competent employees; on the other, it recognizes the impor- 
tance of sending out young men completely equipped to serve 
the large purposes of the industry in other fields. 

For foreign-born employees who desire to qualify them- 
selves for American citizenship, a free course of instruction 
is conducted by teachers recruited from the G-E organiza- 
tion. The subjects include, so far as is necessary, all those 
taught in elementary schools, with special attention to read- 
ing and writing English. 

For boys and young men who possess mechanical ability 
and who have not gone beyond grade or high school, a four- 
year course of paid educational employment offers a valu- 
able foundation for the trade career in which they respec- 
tively develop the greatest aptitudes. At the same time, they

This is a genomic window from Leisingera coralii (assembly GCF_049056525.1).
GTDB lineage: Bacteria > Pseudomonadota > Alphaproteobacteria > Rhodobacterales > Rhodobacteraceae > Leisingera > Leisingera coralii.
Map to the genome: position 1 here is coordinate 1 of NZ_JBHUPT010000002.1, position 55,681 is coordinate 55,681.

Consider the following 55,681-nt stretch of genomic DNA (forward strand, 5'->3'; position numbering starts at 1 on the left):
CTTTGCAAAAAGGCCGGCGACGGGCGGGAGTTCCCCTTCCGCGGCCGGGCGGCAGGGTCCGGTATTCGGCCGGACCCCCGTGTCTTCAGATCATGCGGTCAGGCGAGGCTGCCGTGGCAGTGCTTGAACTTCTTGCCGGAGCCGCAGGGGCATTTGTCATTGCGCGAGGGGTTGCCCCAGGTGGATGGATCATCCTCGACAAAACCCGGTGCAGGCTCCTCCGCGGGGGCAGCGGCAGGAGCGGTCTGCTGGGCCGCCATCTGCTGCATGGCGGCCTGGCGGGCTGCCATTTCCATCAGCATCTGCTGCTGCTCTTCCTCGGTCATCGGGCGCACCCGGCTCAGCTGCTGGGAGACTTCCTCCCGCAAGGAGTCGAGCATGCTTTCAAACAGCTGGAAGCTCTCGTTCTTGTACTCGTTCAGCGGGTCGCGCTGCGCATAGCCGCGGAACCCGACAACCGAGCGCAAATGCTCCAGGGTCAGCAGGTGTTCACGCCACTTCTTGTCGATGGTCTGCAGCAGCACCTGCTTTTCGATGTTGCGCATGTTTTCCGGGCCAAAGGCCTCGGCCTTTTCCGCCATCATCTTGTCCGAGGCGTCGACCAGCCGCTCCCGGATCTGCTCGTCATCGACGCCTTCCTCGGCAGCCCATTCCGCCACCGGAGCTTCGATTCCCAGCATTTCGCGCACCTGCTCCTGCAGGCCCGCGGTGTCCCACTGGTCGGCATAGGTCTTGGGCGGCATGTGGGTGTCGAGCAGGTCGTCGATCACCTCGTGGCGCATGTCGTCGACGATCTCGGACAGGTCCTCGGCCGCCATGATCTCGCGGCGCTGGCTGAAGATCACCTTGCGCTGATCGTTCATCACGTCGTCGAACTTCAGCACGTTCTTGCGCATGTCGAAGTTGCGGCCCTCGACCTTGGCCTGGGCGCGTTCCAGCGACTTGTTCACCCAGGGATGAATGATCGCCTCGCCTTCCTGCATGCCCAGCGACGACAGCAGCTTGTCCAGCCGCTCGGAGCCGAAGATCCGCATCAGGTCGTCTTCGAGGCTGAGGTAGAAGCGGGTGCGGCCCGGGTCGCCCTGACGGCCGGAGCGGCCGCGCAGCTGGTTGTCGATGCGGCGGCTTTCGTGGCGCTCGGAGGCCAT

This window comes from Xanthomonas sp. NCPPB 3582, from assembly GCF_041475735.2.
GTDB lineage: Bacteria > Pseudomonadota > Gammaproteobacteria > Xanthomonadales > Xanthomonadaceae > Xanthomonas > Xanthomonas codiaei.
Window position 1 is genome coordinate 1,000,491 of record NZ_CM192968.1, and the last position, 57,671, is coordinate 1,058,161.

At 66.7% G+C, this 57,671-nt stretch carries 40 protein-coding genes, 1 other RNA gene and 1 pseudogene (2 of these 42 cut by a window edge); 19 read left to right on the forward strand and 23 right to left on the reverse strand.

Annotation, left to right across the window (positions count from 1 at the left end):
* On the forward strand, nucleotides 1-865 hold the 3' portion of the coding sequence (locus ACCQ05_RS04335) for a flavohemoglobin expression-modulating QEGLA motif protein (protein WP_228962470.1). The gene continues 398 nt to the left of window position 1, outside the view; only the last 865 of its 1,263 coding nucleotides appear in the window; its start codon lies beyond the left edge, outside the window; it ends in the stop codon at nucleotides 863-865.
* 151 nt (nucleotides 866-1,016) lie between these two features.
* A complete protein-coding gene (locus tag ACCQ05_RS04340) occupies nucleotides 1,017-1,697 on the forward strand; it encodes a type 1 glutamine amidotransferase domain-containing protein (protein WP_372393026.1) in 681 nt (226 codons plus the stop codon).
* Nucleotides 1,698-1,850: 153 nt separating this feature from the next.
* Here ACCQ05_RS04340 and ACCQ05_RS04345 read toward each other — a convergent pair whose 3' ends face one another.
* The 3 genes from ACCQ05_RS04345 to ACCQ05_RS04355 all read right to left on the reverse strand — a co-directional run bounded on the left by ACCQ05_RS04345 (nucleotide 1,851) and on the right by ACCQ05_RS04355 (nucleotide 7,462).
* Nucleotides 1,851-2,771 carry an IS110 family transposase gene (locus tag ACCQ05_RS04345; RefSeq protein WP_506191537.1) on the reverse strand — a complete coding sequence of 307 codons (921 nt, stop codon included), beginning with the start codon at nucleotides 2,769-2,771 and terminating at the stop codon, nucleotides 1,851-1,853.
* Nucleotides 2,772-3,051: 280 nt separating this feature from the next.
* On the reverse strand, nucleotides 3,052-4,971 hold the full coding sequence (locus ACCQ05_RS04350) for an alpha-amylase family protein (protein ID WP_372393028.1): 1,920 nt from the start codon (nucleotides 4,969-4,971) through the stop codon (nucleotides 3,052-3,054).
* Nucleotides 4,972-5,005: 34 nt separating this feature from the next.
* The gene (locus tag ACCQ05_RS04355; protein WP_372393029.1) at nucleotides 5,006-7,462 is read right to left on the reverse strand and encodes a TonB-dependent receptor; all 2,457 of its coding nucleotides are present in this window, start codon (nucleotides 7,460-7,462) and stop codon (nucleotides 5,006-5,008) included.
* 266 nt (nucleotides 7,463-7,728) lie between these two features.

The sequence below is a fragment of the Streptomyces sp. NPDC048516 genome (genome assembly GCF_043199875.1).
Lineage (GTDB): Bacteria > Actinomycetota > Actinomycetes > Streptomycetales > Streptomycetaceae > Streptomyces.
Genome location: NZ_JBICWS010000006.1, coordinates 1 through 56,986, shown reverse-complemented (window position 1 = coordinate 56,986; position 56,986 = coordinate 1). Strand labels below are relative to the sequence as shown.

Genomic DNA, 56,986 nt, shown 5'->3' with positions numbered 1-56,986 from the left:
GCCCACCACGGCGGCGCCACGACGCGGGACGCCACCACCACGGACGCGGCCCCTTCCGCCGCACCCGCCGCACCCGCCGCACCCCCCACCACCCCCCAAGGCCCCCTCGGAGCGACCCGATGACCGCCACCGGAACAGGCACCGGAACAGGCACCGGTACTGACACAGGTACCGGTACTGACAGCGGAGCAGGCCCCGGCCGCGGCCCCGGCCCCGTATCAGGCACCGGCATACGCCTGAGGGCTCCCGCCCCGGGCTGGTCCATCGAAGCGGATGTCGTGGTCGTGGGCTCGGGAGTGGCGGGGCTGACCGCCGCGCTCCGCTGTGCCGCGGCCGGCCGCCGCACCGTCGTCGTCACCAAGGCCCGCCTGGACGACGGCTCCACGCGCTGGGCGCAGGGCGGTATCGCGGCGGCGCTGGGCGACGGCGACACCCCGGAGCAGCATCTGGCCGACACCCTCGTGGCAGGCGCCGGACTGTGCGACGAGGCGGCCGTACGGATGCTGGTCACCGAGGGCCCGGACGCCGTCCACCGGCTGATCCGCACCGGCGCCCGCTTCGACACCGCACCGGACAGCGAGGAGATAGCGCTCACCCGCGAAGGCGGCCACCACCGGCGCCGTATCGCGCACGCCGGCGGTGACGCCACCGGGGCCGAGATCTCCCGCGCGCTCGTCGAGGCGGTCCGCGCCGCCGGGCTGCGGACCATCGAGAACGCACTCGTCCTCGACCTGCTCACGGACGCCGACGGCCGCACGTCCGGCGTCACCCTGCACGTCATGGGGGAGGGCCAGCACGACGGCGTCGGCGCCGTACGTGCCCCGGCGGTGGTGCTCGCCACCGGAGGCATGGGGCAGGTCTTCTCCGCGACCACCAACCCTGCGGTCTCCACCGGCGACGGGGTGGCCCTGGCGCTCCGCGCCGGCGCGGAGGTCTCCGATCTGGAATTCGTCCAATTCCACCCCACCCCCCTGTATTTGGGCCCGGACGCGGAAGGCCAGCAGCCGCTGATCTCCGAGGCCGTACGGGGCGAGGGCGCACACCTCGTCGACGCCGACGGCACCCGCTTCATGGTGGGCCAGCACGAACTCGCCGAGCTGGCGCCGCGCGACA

attend graded classes in mathematics^ mechanical drawing, 
and such other subjects as will add to their mental and tech- 
nical equipment and will further their advancement either 
with this company or elsewhere. 

Evening vocational courses are available in shop arith- 
metic, English, typewriting, stenography, engineering 
mathematics, machine design, blue print reading, mechanical 
drawing, electrical engineering theory, shop practice, and 
cognate subjects. These courses, offered to employees who 
desire to improve their qualifications for advancement, 
in ay be supplemented by intensive instruction in commercial 
and administrative work, accounting, auditing, and com- 
mercial law, and by special training in technical sales pro- 
motion. 

The Student Engineering Course, open to college t^radu- 
ates in engineering, supplements theoretical instruction